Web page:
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Team Trump aims at Obama's pandemic playbook (but misses)

Team Trump claims it's replaced Obama's "flimsy" pandemic playbook with a "robust" alternative. It's like a Veep script gone awry.
Image: Kayleigh McEnany
White House press secretary Kayleigh McEnany speaks during a press briefing at the White House on May 1, 2020.Evan Vucci / AP

Senate Majority Leader Mitch McConnell (R-Ky.) complained to the president's daughter-in-law this week that the Obama administration failed to leave behind "any kind of game plan" for Donald Trump and his team to follow on dealing with a pandemic. It was an odd complaint for a variety of reasons, not the least of which was the fact that the Obama administration wrote a pandemic playbook and left it as a guide for the Republican White House follow.

McConnell conceded yesterday that he was mistaken. But around the same time, White House Press Secretary Kayleigh McEnany shared some related thoughts with reporters about the 69-page National Security Council playbook on fighting pandemics.

"The Obama-Biden plan that has been referenced was insufficient; it wasn't going to work. So what our administration did, under the leadership of President Trump, is do an entire 2018 Pandemic Preparedness Report. Beyond that, we did a whole exercise on pandemic preparedness in August of last year and had an entire after-action report put together. In other words, the Obama-Biden paper packet was superseded by a President Trump-style Pandemic Preparedness Response plan.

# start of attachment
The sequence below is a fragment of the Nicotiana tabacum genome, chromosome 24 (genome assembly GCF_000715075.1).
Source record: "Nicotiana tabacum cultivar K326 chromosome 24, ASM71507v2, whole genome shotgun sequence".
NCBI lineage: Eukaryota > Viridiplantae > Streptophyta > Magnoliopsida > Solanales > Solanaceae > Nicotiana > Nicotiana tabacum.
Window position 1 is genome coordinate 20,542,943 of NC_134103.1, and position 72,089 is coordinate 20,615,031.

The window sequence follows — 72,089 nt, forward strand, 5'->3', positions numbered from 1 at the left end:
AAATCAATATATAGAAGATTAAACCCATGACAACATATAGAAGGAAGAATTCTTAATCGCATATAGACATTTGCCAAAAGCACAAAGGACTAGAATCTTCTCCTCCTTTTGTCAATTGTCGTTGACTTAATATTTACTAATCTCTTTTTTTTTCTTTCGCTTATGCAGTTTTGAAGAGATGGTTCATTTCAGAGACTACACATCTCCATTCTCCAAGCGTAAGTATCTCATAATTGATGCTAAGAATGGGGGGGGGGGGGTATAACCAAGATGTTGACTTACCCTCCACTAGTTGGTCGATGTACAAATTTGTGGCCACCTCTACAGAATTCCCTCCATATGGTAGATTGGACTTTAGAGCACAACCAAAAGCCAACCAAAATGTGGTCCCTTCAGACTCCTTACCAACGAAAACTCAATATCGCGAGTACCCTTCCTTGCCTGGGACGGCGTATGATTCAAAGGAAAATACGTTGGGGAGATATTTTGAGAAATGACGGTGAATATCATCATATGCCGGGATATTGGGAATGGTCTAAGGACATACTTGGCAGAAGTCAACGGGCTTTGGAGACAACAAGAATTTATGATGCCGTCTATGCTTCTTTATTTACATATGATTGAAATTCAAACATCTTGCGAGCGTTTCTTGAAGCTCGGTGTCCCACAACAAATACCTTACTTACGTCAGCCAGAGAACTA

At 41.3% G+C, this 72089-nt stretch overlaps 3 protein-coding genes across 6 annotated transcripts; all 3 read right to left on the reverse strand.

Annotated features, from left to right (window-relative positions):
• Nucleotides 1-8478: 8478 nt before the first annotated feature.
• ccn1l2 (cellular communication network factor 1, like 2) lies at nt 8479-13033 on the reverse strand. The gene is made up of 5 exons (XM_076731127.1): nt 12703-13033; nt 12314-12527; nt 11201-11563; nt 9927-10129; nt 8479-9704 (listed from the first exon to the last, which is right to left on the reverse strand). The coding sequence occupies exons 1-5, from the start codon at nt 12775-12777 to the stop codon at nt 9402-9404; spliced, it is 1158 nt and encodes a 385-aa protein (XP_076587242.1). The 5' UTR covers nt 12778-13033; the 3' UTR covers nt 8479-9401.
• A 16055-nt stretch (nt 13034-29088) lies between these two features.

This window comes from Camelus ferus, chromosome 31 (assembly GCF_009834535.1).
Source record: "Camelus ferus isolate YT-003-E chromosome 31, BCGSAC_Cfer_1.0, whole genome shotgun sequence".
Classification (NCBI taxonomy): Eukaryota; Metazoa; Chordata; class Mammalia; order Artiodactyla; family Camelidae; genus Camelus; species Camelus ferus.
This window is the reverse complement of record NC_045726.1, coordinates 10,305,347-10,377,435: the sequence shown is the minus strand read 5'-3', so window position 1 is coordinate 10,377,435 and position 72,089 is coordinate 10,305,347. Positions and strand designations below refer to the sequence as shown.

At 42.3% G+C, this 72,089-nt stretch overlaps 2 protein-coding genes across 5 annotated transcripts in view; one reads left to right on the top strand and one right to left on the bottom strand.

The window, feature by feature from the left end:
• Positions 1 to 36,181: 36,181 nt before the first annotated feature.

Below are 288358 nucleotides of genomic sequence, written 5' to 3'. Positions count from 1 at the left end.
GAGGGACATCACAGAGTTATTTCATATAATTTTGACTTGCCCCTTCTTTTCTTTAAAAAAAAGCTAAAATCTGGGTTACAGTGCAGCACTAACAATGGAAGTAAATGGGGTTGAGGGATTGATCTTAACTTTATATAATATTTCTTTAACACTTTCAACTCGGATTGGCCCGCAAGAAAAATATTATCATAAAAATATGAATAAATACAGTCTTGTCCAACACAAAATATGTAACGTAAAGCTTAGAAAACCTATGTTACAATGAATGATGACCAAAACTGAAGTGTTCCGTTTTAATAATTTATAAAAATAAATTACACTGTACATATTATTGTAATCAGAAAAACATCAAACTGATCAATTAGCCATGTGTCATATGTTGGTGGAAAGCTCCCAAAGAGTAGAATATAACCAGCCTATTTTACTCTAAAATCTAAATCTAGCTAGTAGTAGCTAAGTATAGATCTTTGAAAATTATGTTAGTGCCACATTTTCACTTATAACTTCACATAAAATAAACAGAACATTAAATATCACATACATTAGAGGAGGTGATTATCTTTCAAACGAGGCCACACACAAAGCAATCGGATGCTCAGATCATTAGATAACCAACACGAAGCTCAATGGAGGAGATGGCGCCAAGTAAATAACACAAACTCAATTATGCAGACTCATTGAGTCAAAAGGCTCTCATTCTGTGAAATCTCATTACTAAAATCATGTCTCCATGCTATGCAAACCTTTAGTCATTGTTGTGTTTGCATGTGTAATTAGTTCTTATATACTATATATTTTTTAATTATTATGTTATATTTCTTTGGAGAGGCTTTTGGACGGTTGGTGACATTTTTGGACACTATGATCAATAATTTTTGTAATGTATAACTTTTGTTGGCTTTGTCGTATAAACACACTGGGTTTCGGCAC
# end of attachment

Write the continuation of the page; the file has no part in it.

Donald Trump quickly added that the new "Pandemic Preparedness Response plan" is "much better" and "a lot tougher" than the Obama-era plan.

Today, from the White House press briefing room, McEnany went considerably further, holding up the "Playbook for Early Response to High-Consequence Emerging Infectious Disease Threats and Biological Incidents" from 2016, and dismissing the 69-page document as "a thin packet of paper."

She then held up a couple of binders, holding what she described as "detailed, robust pandemic response reports commissioned by the Trump administration."

The whole thing feels a bit like a Veep script gone horribly awry, but let's go ahead and kick around some of the obvious follow-up questions:

* How many pieces of paper are there in those two binders? If the total is under 69 pages, can we dismiss them as "thin packets"?

* If the Trump administration's Pandemic Preparedness Response plan is real, why are we just hearing about it now, more than two months into the crisis? As a Washington Post analysis added today, "No one has ever heard of this extraordinary pandemic response plan."

* Can the White House release the contents of its plan, so that we can do a side-by-side comparison between Trump's "robust" blueprint, and Obama's "flimsy" plan?

* If Trump's plan is real, why can't McEnany talk about its contents?

* If Trump had such an impressive and comprehensive plan, why didn't he follow it?